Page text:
The Gentlewoman And The Robber Baron


McClure’s , packed with articles by Steffens and Baker as well as with Ida’s literary dynamite, thrived on its crusading zeal. But Ida was even more of a celebrity than her colleagues, and they joined in the general admiration for her work. “Ida Tarbell was the best of us,” Baker admitted. In a western city a newspaper hailed the arrival of William Allen White and Ida with the headline “Celebrated Writers Here.” S. S. wrote his protegee: “You are today the most generally famous woman in America.”

Ida’s “History” evoked even more praise when it was published as a two-volume book !01904. “Miss Tarbell,” said the Cleveland Leader , “has done more to dethrone Rockefeller in public esteem than all the preachers in the land.” The New York News declared that “Rockefeller’s very conscience is exposed by her search for truth.” The Norfolk Dispatch and the Washington News proclaimed Ida “a great woman historian” and “probably the most talented woman writer of history that this country has produced.”


Standard, however, was not without its defenders. In Pennsylvania the Oil City Derrick , subsidized by the company, headlined its review: “Hysterical Woman Versus Historical Facts.” A Harvard economist, Gilbert Montague, who wrote a sympathetic history of Standard’s operations, termed Ida “a mere gatherer of folklore.” The popular essayist Elbert Hubbard said Standard Oil was an example of “survival of the fittest” and called Ida a “literary bushwhacker” who “shot from cover and … shot to kill.” The nickname Miss Tarbarrel was coined by Standard supporters. Even Rockefeller himself, not a notably humorous man, adopted the pun with glee.

While interest in Ida’s history was at its height, new oil discoveries by wildcatters drilling deep in the Kansas plains caused a fresh boom. Standard Oil moved quickly into the new fields, threading its pipelines across prairie and farmland. But McClure’s had reached even the remote farmers of Kansas. Populists, women’s clubs, and independent oilmen vowed to keep Standard out of their fields even if they had to set up a state-owned refinery in the penitentiary. At the urging of the oilmen Ida visited the new arena. To her dismay she was received as a prophet and serenaded by oil boomers. “But here I was,” she wrote later, “fifty, fagged, wanting to be let alone while I collected trustworthy information for my articles—dragged to the front as an apostle.”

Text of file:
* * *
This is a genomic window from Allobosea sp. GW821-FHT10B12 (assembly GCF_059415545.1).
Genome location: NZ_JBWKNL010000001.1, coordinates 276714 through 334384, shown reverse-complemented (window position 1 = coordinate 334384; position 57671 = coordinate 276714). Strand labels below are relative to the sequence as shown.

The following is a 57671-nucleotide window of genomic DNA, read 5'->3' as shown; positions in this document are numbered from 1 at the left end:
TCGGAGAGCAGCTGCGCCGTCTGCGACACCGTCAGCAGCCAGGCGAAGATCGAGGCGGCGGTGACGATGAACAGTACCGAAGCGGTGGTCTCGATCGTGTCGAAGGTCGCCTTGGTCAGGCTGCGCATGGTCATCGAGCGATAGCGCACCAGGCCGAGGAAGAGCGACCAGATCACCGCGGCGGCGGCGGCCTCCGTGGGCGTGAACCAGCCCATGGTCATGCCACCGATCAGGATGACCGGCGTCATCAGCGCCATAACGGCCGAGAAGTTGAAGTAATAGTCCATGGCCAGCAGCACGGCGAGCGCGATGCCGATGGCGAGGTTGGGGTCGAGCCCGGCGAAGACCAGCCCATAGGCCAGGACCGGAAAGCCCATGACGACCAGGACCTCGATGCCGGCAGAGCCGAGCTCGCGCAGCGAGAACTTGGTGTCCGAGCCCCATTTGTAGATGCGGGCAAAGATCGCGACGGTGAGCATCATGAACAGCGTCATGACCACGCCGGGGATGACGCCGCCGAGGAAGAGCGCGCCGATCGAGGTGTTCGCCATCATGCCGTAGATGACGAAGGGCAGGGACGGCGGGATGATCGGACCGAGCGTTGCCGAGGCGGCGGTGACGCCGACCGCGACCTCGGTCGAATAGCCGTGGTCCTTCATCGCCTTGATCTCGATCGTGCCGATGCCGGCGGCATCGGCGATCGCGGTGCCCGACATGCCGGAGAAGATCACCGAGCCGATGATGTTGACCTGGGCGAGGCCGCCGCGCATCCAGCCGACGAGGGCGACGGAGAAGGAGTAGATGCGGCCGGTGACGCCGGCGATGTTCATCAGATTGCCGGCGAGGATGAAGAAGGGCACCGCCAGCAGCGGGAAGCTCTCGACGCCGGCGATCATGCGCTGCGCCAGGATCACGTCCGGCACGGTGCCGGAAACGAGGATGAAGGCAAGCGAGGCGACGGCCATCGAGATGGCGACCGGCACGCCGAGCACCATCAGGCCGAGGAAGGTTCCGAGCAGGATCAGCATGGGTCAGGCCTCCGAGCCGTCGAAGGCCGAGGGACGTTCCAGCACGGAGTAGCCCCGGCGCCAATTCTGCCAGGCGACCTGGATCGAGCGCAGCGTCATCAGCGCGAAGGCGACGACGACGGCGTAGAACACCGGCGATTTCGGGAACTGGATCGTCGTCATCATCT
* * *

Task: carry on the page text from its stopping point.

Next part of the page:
The news from Kansas, added to the cumulative effect of the Tarbell series, helped stir Congress to action. In February, 1905, it authorized the Bureau of Corporations to investigate the low price of crude oil, particularly in Kansas. Could the wide margin between the prices of crude and refined, a Kansas congressman asked, be attributed to the operations of a trust or conspiracy?

Enthusiastically the Bureau of Corporations dug into its assignment. In the first of three lengthy reports to Congress, it concluded that Standard “habitually” received and was still receiving secret rebates and other “unjust and illegal discriminations” from railroads. The second report charged that Standard controlled the only major pipeline serving the oil industry and that it fought would-be competitors with lawsuits, right-of-way disputes, aid to railroads, and price wars. The final report accused Standard of keeping oil prices artificially high at the expense of the American consumer. Commissioner Herbert Knox Smith called for prosecution of Standard under the Sherman Antitrust Act.

The bureau’s findings were not news to Ida’s readers. One cartoonist pictured President Roosevelt receiving the reports on a slate bearing these words: “Standard Oil is just as naughty as Ida said it was.” In the background of the cartoon was Henry Rogers, muttering to Rockefeller: “And I had my fingers crossed too.”

But Roosevelt, who had originally encouraged federal legal action against Standard, became exasperated at the public vogue for the literature of exposure as other magazines and writers rushed to copy McClure’s successful formula. Shortly after the appearance of an article in Cosmopolitan titled “The Treason of the Senate” an angry Roosevelt applied the term “muckrakers” to responsible and irresponsible journalists alike. Pondering the President’s attack years later, Ida decided that Teddy preferred to conduct trust busting on his own and resented writers “stealing his thunder.”

Meanwhile, Standard’s troubles were multiplying. Three antitrust suits were brought against the corporation in state courts in 1904, four in 1905, and fourteen in 1906. Many resulted in fines or the temporary ouster of Standard from a state. The most sensational fine, $29,240,000 for 1,462 violations of the Elkins Act forbidding acceptance of rebates, was handed down by Judge Kenesaw Mountain Landis in August, 1907. Although this decision was later reversed, the “Big Fine” made Judge Landis famous and added drama to the controversy.